Pianist Yun-Chin Zhou’s quietly appreciative stage presence belied the energy and effort he displayed during his superlative recital Saturday night at the Folly Theater. The musician took his bows with a small smile while the audience offered hearty applause and multiple standing ovations.
Zhou performed for a capacity crowd in the Harriman-Jewell Series’ Discovery Concert, an event that connects world-class new talent with audiences. A good portion were children and teenagers who were pleasantly engaged.
Zhou’s performance was marked by clarity that didn’t quaver amid the bombastic choices for the program.
A lively line from Franz Joseph Haydn’s Sonata in E flat major started the performance. The work was fluidly virtuosic, challenging but not overtly dramatic, with a primarily lighthearted texture and fulfilling attention to the contrasting voices.
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Franz Liszt’s “Bénédiction de Dieu Dans la Solitude” had an orchestral quality, with a song-like melody and various coloristic effects. The melody was accompanied with a fluttering effect initially, though the reprise had a more rippling, flute-like quality.
The gradual crescendo and lengthening of the line were so subtle as to be surprising. There was an air of quietude, though the final moments were drawn out without maintaining the energy of the beginning of the work.
A dazzling torrent maintained both energy and attention in Maurice Ravel’s “La Valse” to close out the first half. Influenced by the enchanting dance style of Vienna, fragments emerged from a murky, low roll into a familiar and resounding theme before the chaotic whirling caused an exhilarating disintegration.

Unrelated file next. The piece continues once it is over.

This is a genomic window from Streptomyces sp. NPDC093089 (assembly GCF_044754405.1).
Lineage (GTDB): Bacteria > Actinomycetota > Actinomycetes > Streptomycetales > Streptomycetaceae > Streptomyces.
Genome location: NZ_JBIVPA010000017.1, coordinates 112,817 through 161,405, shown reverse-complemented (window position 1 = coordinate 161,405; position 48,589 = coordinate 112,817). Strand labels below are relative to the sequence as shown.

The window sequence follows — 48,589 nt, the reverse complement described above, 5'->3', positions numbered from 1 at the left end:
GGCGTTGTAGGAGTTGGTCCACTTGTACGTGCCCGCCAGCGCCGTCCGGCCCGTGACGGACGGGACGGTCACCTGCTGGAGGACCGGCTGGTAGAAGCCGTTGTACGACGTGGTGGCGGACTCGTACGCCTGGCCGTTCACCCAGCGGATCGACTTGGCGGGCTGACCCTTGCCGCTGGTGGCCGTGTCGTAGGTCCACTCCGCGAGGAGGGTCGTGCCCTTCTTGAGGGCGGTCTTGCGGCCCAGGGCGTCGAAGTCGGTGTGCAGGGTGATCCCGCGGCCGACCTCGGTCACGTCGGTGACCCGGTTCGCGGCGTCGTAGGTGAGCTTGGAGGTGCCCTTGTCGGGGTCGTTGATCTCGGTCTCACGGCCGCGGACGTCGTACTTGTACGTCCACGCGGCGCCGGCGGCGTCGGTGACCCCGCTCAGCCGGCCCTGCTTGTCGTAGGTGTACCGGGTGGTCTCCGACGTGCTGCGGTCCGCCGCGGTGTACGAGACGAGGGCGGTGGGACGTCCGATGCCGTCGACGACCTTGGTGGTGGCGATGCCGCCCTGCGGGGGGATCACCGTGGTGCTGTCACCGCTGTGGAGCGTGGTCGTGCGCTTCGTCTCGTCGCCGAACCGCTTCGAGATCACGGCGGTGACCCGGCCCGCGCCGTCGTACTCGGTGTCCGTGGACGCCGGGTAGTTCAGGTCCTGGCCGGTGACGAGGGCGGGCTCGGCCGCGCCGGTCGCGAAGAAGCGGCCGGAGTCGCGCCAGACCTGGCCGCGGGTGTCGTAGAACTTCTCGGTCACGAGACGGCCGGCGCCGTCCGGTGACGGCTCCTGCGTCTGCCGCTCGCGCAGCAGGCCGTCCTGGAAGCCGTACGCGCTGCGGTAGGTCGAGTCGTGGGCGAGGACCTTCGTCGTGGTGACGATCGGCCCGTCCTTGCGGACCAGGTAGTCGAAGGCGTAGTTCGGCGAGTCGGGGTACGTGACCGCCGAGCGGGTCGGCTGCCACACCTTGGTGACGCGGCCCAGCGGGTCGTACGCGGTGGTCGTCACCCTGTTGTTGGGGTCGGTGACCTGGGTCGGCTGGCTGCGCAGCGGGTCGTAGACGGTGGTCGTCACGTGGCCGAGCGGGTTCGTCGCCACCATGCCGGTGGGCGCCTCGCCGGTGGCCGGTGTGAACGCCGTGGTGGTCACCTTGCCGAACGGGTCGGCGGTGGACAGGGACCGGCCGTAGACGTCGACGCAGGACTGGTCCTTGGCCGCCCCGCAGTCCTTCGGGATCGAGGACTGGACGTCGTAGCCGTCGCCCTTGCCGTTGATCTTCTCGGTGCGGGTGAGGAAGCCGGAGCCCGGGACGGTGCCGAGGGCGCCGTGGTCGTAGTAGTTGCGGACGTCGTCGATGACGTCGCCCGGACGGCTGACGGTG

Zhou then presented “Six Chansons” from French chanteur Charles Trenet, arranged for piano by Alexis Weissenberg. These popular songs from the 1930s and ’40s sounded quintessentially, nostalgically Parisian. Lyricism, inventive chords and a sauntering feel easily gave way to a startling cascade of runs in this animated, enticing piece.
Lastly, he performed Sergei Rachmaninoff’s Sonata No. 2 in B flat minor. His agility and forcefulness were doubtlessly impressive, but it was his attention to the softer, more precious moments that humanized the work, as he executed both pensive melodies and thunderous passages in a frenzied finale.
For an encore, Zhou chose another lively, swirling piece. A lurid, astounding introduction began Alfred Grunfeld’s “Soirée de Vienne,” an arrangement on waltzes from Johann Strauss.
Audience members chuckled when they recognized the tunes and offered a final warm ovation for the young virtuoso.